Please join us for this 1.5 hour webinar from the National Disability Navigator Resource Collaborative (NDNRC) at the American Association on Health Disability. Topics to include: ACA Marketplace client resources and questions, disability etiquette, and accessibility considerations throughout the enrollment process.
June 26, 2017 - 1:00PM MT/3:00PM ET
For current information on the Community Investment Fund, please visit http://ruralinstitute.umt.edu/community-investment-fund
Applications for the 2017 Community Investment Fund are now being accepted! The Community Investment Fund is made available annually for innovative projects that help people with disabilities live, learn, work and play in their communities alongside people without disabilities. Any Montana organization, agency, non-profit group, or individual with a creative idea to promote community inclusion is eligible to apply.
By Lauren Beyer, Rural Institute Project Assistant
"Unlike most teenagers, Aaron looks forward to school every day. His favorite class is history, especially learning about the English colonies. He does not shy away from the social aspects of school, either. He has many friends."
Read more about Aaron.
Montana to build dementia-capable programs for the growing number of people with Alzheimer's and related dementias.
On Monday, June 20, 2016, the Montana Alzheimer’s/Dementia Work Group is joining with Governor Bullock to introduce the Montana’s Alzheimer’s and Dementia State Plan: Addressing the Current and Future Needs of Individuals and Families with Alzheimer’s Disease and Related Dementias. This is a thorough examination and set of recommendations to confront the sweeping economic and social impact of Alzheimer’s disease for Montanans. A companion website housing the Montana’s Alzheimer’s and Dementia State Plan with links to available resources and added information is at www.MTAlzPlan.org.
Visit MTAlzPlan.org to learn more.
Movin’ On in Montana, a transition seminar for high school students with disabilities will be taking place on the University of Montana campus. This year, we are doing 2 sessions, serving 40 students total. We just had a few more spots open up, and we are hopeful you may know someone to refer.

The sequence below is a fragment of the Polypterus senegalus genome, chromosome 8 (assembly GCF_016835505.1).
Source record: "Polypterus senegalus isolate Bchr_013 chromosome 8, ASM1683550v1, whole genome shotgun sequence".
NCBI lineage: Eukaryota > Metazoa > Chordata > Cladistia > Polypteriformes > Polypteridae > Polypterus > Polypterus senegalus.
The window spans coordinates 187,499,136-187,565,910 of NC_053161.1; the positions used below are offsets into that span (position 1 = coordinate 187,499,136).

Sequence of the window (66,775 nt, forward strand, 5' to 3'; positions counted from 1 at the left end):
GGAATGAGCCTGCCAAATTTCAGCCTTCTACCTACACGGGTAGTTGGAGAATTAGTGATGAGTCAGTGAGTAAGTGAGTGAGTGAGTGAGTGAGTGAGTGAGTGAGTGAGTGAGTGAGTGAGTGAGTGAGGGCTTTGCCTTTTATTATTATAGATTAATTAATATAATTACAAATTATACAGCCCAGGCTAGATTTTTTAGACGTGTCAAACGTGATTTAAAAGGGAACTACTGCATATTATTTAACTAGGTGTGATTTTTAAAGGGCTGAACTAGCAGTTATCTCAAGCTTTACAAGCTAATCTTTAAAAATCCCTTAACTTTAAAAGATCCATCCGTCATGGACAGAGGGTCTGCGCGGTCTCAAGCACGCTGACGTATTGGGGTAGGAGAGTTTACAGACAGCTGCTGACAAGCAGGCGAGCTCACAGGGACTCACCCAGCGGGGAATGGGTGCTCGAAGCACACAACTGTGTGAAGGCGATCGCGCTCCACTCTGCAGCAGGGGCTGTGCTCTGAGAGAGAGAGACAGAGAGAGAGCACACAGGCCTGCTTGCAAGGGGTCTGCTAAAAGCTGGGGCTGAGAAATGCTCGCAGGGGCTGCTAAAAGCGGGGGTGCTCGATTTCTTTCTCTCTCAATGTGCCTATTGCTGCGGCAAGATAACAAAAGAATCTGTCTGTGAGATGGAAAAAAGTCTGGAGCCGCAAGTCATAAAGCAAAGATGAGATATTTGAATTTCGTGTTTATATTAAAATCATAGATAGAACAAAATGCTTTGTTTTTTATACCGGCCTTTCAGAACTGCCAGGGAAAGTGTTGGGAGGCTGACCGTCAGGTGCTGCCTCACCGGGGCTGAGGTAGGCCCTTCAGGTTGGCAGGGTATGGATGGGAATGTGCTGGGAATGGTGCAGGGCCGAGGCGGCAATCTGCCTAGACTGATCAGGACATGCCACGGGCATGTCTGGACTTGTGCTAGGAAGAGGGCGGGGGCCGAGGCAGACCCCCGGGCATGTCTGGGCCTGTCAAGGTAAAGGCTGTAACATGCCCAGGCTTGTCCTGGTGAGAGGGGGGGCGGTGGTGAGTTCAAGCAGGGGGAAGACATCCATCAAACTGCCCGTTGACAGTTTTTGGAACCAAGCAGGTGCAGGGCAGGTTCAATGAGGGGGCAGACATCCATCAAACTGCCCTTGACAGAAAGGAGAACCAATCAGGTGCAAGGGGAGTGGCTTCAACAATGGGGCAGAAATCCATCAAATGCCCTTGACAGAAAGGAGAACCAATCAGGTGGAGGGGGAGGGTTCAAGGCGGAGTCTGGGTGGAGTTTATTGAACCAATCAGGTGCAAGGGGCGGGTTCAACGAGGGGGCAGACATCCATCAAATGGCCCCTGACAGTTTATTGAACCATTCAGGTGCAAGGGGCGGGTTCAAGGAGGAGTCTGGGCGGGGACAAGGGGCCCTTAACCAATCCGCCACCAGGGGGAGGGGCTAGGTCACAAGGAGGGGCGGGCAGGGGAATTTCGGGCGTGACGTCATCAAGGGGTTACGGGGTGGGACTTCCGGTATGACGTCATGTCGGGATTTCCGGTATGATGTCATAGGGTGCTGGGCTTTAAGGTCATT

First session: June 27-30, accepting 3 additional students.
Second session: July 11- 14, accepting 1 additional student.
Eligibility: Montana high school students, sophomore-senior year, with a disability.
Continue reading about Movin' On
Perfection Is Impossible, So Go with It
By Chris Hayes
I'm Chris and I'm writing my own story, so I'm choosing to go off script in terms of the interview questions. My life was affected by a traumatic brain injury. An injury that left me unable to see, speak or move. Over time and with therapy I was able to recover these abilities to a degree, bur still nowhere close to the Chris I once was. My vision has mostly returned, but I track things more slowly. My voice is a constant struggle as my mouth is unable to say the things my brain wants to say. This makes communication very difficult for me, but eventually I can get my point across, just not in the way I want.
Continue reading Chris's story
You can watch this PBS program "Aging Out: Autism in Montana" if you missed it on TV.
"Each year, more children are diagnosed with Autism Spectrum Disorder, but the framework of care drastically changes for them after adolescence. The tidal wave of children transitioning into adulthood leaves many families on a search for help and structure. Follow Montana families as they recognize their fears and explore their options for the future."